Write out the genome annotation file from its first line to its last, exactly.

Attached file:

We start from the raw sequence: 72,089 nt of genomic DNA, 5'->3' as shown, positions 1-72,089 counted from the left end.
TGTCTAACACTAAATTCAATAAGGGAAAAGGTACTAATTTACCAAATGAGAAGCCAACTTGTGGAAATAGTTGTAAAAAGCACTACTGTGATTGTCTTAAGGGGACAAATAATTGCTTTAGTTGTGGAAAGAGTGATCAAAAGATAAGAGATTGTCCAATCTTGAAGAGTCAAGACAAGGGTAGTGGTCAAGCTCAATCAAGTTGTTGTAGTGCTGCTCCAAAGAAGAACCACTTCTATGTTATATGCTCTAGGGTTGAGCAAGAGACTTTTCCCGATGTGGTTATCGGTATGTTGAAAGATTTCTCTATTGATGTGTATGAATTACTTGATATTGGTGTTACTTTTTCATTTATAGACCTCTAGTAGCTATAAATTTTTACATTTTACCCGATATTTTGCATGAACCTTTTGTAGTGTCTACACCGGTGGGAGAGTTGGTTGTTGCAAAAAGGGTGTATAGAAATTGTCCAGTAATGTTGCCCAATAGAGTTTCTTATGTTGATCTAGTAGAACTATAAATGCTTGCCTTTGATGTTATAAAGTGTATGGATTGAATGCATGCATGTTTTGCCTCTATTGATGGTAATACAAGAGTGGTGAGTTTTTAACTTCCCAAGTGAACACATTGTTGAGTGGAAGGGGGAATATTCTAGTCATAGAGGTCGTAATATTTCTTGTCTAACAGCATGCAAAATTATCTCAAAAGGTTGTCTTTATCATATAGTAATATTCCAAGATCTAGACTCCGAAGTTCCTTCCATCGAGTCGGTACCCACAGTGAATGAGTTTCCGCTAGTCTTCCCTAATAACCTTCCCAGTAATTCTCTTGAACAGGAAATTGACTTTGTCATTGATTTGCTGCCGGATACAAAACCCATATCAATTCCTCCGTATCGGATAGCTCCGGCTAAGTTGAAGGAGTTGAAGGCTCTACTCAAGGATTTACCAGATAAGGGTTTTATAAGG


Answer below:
We start from the raw sequence: 72,089 nt of genomic DNA, 5'->3' as shown, positions 1-72,089 counted from the left end.
TGTCTAACACTAAATTCAATAAGGGAAAAGGTACTAATTTACCAAATGAGAAGCCAACTTGTGGAAATAGTTGTAAAAAGCACTACTGTGATTGTCTTAAGGGGACAAATAATTGCTTTAGTTGTGGAAAGAGTGATCAAAAGATAAGAGATTGTCCAATCTTGAAGAGTCAAGACAAGGGTAGTGGTCAAGCTCAATCAAGTTGTTGTAGTGCTGCTCCAAAGAAGAACCACTTCTATGTTATATGCTCTAGGGTTGAGCAAGAGACTTTTCCCGATGTGGTTATCGGTATGTTGAAAGATTTCTCTATTGATGTGTATGAATTACTTGATATTGGTGTTACTTTTTCATTTATAGACCTCTAGTAGCTATAAATTTTTACATTTTACCCGATATTTTGCATGAACCTTTTGTAGTGTCTACACCGGTGGGAGAGTTGGTTGTTGCAAAAAGGGTGTATAGAAATTGTCCAGTAATGTTGCCCAATAGAGTTTCTTATGTTGATCTAGTAGAACTATAAATGCTTGCCTTTGATGTTATAAAGTGTATGGATTGAATGCATGCATGTTTTGCCTCTATTGATGGTAATACAAGAGTGGTGAGTTTTTAACTTCCCAAGTGAACACATTGTTGAGTGGAAGGGGGAATATTCTAGTCATAGAGGTCGTAATATTTCTTGTCTAACAGCATGCAAAATTATCTCAAAAGGTTGTCTTTATCATATAGTAATATTCCAAGATCTAGACTCCGAAGTTCCTTCCATCGAGTCGGTACCCACAGTGAATGAGTTTCCGCTAGTCTTCCCTAATAACCTTCCCAGTAATTCTCTTGAACAGGAAATTGACTTTGTCATTGATTTGCTGCCGGATACAAAACCCATATCAATTCCTCCGTATCGGATAGCTCCGGCTAAGTTGAAGGAGTTGAAGGCTCTACTCAAGGATTTACCAGATAAGGGTTTTATAAGG